Near the end of her life, Mary Mann Hamilton (1866 - c.1936) was encouraged to record her experiences as a female pioneer. The result is the only known firsthand account of a remarkable woman thrust into the center of taming the American South-surviving floods, tornadoes, and fires; facing bears, panthers, and snakes; managing a boardinghouse in Arkansas that was home to an eccentric group of settlers; and running a logging camp in Mississippi that blazed a trail for development in the Mississippi Delta. All this she tackled-and diligently wrote about in secrecy, in a diary that not even her family knew she kept-while caring for her children, several of whom didn't survive the perils of pioneer life. The extreme hard work and tragedy Hamilton faced are eclipsed only by her emotional and physical strength; her unwavering faith in her husband, Frank, a mysterious Englishman; and her tenacious sense of adventure.An early draft of Trials of the Earth was submitted to a writers' competition sponsored by Little, Brown in 1933. It didn't win, and we almost lost the chance to bring this raw, vivid narrative to readers. Eighty-three years later, in partnership with Mary Mann Hamilton's descendants, we're proud to share an irreplaceable piece of American history.Conveyed in frank and expressive prose by a natural-born writer, and withheld for almost a lifetime, Trials of the Earth will resonate with readers of history and fiction alike-an emotional testament to our ability to endure, as well as the story of extraordinary love and the allure of pioneer life.
Theories of the Policy Process (Fourth Edition)
By Christopher M Weible, Paul A. Sabatier
Theories of the Policy Process provides a forum for the experts in the most established and widely used theoretical frameworks in policy process research to present the basic propositions, empirical evidence, latest updates, and the promising future research opportunities of each framework. This well-regarded volume covers such enduring classics as Multiple Streams (Zahariadis et al.), Punctuated Equilibrium (Jones et al.), Advocacy Coalition Framework (Jenkins-Smith et al.), Institutional Analysis and Development Framework (Schlager and Cox), and Policy Diffusion (Berry and Berry), as well as two newer theories-Policy Feedback (Mettler and SoRelle) and Narrative Policy Framework (McBeth et al.).The fourth edition now includes a discussion of global and comparative perspectives in each theoretical chapter and a brand-new chapter that explores how these theories have been adapted for, and employed in, non-American and non-Western contexts. An expanded introduction and revised conclusion fully examines and contextualizes the history, trajectories and functions of public policy research. Since its first publication in 1999, Theories of the Policy Process has been, and remains, the quintessential gateway to the field of policy process research for students, scholars and practitioners.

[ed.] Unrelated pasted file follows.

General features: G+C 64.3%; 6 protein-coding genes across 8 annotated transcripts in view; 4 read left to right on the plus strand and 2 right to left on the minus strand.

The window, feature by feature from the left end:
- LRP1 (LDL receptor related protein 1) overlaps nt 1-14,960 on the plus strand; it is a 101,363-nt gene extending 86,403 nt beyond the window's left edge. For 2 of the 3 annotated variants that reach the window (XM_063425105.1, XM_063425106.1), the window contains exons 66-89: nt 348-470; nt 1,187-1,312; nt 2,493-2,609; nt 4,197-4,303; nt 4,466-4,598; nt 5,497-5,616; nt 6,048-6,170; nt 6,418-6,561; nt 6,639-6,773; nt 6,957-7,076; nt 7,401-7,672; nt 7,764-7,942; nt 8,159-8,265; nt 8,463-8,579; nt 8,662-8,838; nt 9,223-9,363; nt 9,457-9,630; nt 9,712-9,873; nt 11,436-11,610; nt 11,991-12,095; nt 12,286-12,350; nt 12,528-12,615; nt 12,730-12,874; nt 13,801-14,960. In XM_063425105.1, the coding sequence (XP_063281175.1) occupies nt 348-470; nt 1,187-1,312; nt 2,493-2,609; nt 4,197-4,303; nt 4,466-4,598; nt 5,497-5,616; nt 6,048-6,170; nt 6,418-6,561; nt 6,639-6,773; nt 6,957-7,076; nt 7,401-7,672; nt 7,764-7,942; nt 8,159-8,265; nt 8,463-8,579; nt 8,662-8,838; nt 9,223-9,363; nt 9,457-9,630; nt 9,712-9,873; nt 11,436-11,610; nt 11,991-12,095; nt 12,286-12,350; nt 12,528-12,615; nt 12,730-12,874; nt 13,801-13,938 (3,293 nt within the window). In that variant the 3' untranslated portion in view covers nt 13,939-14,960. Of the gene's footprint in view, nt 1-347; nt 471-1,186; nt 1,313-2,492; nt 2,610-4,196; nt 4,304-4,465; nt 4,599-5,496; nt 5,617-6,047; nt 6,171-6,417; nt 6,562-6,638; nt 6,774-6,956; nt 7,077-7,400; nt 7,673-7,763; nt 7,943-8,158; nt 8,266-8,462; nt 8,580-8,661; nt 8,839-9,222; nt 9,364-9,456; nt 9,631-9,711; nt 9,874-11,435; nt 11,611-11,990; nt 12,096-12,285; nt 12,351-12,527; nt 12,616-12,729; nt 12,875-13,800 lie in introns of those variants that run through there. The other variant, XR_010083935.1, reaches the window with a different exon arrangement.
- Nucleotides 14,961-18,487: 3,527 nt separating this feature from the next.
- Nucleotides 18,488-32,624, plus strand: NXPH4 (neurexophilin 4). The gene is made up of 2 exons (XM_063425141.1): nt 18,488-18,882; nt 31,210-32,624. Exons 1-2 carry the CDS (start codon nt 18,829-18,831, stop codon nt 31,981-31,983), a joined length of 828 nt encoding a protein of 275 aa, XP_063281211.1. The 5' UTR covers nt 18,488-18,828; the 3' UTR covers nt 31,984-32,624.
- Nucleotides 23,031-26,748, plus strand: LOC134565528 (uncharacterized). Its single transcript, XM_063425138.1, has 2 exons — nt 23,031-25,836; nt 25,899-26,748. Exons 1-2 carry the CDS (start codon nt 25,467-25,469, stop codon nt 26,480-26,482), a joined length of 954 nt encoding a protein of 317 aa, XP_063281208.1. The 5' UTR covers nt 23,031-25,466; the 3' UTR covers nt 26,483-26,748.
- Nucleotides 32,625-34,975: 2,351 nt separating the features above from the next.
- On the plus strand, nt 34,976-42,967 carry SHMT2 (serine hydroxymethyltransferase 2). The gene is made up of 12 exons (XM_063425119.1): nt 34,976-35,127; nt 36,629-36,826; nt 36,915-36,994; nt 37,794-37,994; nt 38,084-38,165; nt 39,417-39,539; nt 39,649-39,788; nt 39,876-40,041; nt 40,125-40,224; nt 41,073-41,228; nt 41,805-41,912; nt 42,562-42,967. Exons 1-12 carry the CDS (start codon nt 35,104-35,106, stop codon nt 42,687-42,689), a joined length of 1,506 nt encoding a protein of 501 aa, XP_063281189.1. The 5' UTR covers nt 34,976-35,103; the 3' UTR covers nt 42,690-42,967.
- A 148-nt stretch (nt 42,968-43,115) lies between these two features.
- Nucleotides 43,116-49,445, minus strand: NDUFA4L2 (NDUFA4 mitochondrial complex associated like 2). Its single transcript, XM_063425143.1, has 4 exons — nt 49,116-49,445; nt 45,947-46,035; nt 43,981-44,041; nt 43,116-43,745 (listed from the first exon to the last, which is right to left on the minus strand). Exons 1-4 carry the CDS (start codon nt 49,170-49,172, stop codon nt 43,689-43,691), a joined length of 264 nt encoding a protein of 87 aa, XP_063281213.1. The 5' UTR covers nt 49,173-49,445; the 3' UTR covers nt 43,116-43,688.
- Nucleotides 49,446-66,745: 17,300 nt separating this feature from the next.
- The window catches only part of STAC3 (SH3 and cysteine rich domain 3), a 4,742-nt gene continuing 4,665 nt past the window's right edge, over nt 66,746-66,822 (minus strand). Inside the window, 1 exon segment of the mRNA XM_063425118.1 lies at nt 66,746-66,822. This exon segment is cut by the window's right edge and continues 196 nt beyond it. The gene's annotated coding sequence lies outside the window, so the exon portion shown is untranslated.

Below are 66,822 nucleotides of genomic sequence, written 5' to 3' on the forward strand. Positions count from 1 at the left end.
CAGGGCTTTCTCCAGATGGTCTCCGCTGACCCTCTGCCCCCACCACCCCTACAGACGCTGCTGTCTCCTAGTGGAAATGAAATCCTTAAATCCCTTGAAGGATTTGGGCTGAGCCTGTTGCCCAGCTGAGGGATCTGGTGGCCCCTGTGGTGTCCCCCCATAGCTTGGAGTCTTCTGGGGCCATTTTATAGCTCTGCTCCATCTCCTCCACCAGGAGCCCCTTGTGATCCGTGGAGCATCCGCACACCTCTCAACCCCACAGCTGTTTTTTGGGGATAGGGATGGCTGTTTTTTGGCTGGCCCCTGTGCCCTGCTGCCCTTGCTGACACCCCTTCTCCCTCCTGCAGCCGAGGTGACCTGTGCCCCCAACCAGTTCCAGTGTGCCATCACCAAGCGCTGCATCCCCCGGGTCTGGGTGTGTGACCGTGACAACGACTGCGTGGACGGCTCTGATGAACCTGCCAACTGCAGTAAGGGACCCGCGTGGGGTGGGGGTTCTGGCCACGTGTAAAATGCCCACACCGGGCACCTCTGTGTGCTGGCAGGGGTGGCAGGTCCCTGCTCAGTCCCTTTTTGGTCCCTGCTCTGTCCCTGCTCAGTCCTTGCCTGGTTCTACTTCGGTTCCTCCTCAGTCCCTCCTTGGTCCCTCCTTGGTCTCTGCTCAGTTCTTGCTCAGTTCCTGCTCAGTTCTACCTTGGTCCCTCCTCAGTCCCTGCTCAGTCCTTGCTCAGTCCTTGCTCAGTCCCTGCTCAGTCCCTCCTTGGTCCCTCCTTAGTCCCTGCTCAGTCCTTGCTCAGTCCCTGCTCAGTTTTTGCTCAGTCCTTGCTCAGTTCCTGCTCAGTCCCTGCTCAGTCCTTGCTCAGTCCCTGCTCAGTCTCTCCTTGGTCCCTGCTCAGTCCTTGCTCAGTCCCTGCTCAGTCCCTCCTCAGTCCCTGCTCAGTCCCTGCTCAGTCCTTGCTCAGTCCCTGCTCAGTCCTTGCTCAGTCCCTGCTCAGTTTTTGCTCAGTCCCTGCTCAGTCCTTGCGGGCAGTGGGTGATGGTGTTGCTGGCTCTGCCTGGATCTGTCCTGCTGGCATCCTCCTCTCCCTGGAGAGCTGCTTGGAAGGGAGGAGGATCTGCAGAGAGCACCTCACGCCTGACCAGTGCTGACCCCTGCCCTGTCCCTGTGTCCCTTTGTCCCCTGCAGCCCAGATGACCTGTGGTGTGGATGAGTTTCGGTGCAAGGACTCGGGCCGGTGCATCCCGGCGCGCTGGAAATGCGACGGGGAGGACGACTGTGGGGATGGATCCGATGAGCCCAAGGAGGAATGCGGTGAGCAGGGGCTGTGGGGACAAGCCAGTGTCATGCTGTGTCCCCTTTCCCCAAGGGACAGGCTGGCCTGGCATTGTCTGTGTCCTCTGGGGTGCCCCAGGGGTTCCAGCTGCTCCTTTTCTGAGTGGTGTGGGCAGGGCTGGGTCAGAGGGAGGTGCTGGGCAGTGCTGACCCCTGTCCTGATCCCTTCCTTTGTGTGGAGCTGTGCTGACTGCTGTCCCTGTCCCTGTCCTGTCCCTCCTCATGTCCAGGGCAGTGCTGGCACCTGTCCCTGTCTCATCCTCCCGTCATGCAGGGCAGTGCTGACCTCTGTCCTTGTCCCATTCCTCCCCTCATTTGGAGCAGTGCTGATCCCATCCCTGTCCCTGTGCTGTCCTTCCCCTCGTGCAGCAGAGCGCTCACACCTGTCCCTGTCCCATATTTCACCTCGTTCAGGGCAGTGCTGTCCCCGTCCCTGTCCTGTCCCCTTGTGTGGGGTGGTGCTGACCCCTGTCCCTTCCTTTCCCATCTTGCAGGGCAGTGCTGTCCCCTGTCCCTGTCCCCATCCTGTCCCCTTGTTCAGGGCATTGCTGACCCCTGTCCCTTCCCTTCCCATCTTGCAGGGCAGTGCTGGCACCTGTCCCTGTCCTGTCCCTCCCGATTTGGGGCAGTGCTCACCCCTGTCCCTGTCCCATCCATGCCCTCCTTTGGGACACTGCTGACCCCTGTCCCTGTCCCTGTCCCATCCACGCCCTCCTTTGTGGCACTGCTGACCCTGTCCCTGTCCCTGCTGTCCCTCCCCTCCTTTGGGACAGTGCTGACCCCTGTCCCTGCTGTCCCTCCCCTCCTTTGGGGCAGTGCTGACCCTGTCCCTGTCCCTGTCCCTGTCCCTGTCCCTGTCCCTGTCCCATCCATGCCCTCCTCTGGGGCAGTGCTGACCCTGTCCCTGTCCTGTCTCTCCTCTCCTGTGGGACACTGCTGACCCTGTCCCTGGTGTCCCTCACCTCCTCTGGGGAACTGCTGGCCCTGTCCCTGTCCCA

By Jewell Parker Rhodes
When her fifth-grade teacher hints that a series of lessons about home and community will culminate with one big answer about two tall towers once visible outside their classroom window, Deja can't help but feel confused. She sets off on a journey of discovery, with new friends Ben and Sabeen by her side. But just as she gets closer to answering big questions about who she is, what America means, and how communities can grow (and heal), she uncovers new questions, too. Like, why does Pop get so angry when she brings up anything about the towers? Award-winning author Jewell Parker Rhodes tells a powerful story about young people who weren't alive to witness this defining moment in history, but begin to realize how much it colors their every day.
Too Scot to Handle
By Grace Burrowes
'Smart, sexy, and oh-so romantic' Mary BaloghColin MacHugh, a former officer in Wellington's army, is thrust into polite society when his brother inherits a Scottish dukedom, though Colin dreads mingling in candlelit ballrooms while matchmakers take aim at his fortune and his freedom. He's also not very fond of the drink-gamble-swive-repeat lifestyle of his new gentlemen friends. So when offered the opportunity to join the board of directors at the local orphanage, he jumps at the chance to put his business acumen to use. And to spend more time with the alluring Anwen Windham . . . Anwen is devoted to helping the orphanage regain its financial footing. And she's amazed at the ease in which Colin gains the respect of the former pickpockets and thieves at the House of Urchins. But when a noble gentleman who wants Anwen for himself accuses Colin of embezzling funds, everything is on the line - the safety of the young boys in their charge, their love for each other . . . and even Colin's very life.